Huw Marshall considers the next steps for shaping S4C’s future.
Last month the independent review on the future of S4C, authored by Euryn Ogwen Williams, was published by the Department for Digital, Culture, Media and Sport. The full report and its recommendations can be read here. The Secretary of State for Digital, Culture, Media and Sport responded by accepting the recommendations, again this response can be read in full here.
A number of people, including myself, were disappointed by the original remit of the review. This was a golden opportunity to redefine how Welsh language content is created and distributed, not only by S4C, but by every institution and sector in Wales.
The author had a narrow remit as well as a tight time frame within which to conduct the review. The 3 key areas he was asked to focus on were S4C’s current remit, how it’s funded and its governance. I’m glad that Euryn looked at this creatively and prepared a report based on 3 chapters, these being:
Chapter 1: Delivering high quality content and serving Welsh speaking audiences
Chapter 2: Guaranteeing an S4C for the future
Chapter 3: Securing an independent and effective S4C
A small number of comments online have questioned Euryn’s hypothesis in relation to S4C’s funding. Having read the report several times I believe that Euryn makes a fair point, securing a stable and constant level of funding is key, not necessarily the level of funding, which wasn’t within the scope of the review.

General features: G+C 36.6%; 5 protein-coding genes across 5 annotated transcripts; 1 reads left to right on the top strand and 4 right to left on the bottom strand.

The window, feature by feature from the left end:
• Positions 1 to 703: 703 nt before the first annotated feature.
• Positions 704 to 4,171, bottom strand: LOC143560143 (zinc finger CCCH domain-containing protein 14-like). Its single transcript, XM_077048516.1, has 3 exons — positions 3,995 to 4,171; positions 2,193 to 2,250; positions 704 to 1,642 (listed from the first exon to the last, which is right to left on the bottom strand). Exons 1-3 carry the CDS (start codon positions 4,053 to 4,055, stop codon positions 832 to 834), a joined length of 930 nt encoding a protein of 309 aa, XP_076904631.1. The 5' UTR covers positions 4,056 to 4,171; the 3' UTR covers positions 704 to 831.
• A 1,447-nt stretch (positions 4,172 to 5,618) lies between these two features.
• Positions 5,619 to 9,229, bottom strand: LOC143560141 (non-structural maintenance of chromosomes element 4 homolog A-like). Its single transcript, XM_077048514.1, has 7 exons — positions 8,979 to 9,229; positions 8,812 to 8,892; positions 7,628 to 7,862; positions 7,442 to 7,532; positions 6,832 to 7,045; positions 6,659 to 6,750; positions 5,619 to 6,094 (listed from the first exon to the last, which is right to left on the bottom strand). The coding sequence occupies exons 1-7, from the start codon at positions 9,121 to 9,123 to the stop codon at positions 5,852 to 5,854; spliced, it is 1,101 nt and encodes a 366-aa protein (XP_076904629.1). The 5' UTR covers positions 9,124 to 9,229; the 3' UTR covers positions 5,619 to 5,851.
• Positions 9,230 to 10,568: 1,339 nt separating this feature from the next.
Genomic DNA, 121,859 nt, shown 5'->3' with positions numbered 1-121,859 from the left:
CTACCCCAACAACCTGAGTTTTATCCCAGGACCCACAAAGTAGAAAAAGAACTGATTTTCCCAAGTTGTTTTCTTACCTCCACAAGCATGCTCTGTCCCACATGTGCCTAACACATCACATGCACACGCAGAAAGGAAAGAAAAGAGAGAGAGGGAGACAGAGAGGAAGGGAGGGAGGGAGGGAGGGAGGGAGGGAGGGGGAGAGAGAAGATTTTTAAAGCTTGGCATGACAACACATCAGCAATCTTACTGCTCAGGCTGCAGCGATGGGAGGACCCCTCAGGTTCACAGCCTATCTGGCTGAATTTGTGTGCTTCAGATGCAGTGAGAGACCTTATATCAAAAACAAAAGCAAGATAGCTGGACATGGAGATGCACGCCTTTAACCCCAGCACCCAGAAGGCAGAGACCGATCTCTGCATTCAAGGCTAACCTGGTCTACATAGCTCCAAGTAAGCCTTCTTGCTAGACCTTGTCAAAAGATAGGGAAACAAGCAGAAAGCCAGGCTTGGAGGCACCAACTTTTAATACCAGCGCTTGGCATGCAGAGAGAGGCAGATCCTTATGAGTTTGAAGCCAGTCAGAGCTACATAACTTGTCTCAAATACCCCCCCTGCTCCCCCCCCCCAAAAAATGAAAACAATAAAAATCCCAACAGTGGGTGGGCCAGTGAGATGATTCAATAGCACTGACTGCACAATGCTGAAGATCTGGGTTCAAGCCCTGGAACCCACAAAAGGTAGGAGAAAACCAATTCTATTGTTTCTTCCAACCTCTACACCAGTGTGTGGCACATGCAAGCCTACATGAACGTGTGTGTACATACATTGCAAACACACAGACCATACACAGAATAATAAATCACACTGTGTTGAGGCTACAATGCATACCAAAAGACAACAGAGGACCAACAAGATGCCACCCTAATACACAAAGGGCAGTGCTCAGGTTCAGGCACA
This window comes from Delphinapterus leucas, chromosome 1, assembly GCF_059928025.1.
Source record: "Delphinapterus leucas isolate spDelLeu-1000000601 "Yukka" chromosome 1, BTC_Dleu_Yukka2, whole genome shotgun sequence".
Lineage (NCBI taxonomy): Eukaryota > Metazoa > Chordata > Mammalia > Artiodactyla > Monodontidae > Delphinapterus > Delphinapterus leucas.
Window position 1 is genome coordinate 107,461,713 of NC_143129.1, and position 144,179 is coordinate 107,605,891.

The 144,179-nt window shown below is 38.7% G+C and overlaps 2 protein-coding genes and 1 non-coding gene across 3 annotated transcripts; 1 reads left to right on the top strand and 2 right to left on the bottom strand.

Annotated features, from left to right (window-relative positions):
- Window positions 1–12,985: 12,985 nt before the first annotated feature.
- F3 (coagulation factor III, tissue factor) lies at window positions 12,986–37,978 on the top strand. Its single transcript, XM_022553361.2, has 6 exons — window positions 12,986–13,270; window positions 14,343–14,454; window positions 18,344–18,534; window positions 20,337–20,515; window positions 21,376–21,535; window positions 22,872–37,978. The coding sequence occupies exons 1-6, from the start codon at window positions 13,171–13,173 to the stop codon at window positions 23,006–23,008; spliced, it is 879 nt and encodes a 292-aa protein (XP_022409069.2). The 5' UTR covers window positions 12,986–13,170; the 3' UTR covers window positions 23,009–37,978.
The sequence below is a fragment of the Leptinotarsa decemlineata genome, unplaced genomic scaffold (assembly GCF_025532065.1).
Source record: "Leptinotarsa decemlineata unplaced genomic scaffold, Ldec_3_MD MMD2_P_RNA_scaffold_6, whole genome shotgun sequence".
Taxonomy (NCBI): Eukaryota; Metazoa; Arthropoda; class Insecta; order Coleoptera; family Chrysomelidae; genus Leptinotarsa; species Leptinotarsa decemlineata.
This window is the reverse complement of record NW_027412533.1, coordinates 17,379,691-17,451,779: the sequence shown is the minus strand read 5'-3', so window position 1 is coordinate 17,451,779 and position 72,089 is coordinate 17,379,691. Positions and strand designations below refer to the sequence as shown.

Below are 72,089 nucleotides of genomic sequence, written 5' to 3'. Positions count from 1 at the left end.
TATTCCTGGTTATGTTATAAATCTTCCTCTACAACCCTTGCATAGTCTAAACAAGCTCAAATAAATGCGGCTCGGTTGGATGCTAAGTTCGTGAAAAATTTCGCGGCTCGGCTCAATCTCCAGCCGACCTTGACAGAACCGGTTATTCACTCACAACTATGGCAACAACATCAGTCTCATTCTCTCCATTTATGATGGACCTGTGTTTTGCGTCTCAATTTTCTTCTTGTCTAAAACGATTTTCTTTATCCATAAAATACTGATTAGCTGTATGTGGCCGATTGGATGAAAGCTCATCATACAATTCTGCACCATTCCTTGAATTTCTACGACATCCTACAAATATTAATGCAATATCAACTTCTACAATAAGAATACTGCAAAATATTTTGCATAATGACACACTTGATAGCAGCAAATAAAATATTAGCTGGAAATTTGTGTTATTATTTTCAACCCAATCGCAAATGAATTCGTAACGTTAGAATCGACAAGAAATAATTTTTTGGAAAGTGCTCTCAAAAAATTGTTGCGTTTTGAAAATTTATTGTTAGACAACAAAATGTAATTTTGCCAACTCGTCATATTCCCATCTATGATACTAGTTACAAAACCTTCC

The notion that the DCMS’s contribution come to an end makes perfect sense. As someone who was within S4C when the government in London announced their annual spending plans in the Autumn statement, I witnessed first-hand the energies that were implemented in order to secure continued support from DCMS. This placed considerable strain on internal resource as well as creating tensions within S4C and the wider production sector. Having one long term, stable and secure funding source, from the licence fee, combined with a wider and more effective commercial remit, will allow S4C to plan for the long term.
The argument over the level of funding is one that will continue ad infinitum, the same is true for any area of expenditure from health to culture, from education to the environment. Everyone could do with more money, but what is most important is what is being done with the finance available.
I sincerely believe that more can be done with the money available. The changes to modes of production, especially in relation to facilities costs, have changed greatly during the last decade. The age of individuals having one specific skill are rapidly growing to a close. The most creative individuals, and the ones leading the way within the content creation landscape, are masters of many disciplines: researching, scripting, shooting and editing their own work. And all of this with equipment in the possession of a substantial number of the population. Whereas a mortgage was required to purchase camera equipment and editing hardware and software a decade ago, the smartphone, laptop and cloud technologies have opened a door to a whole new creative universe.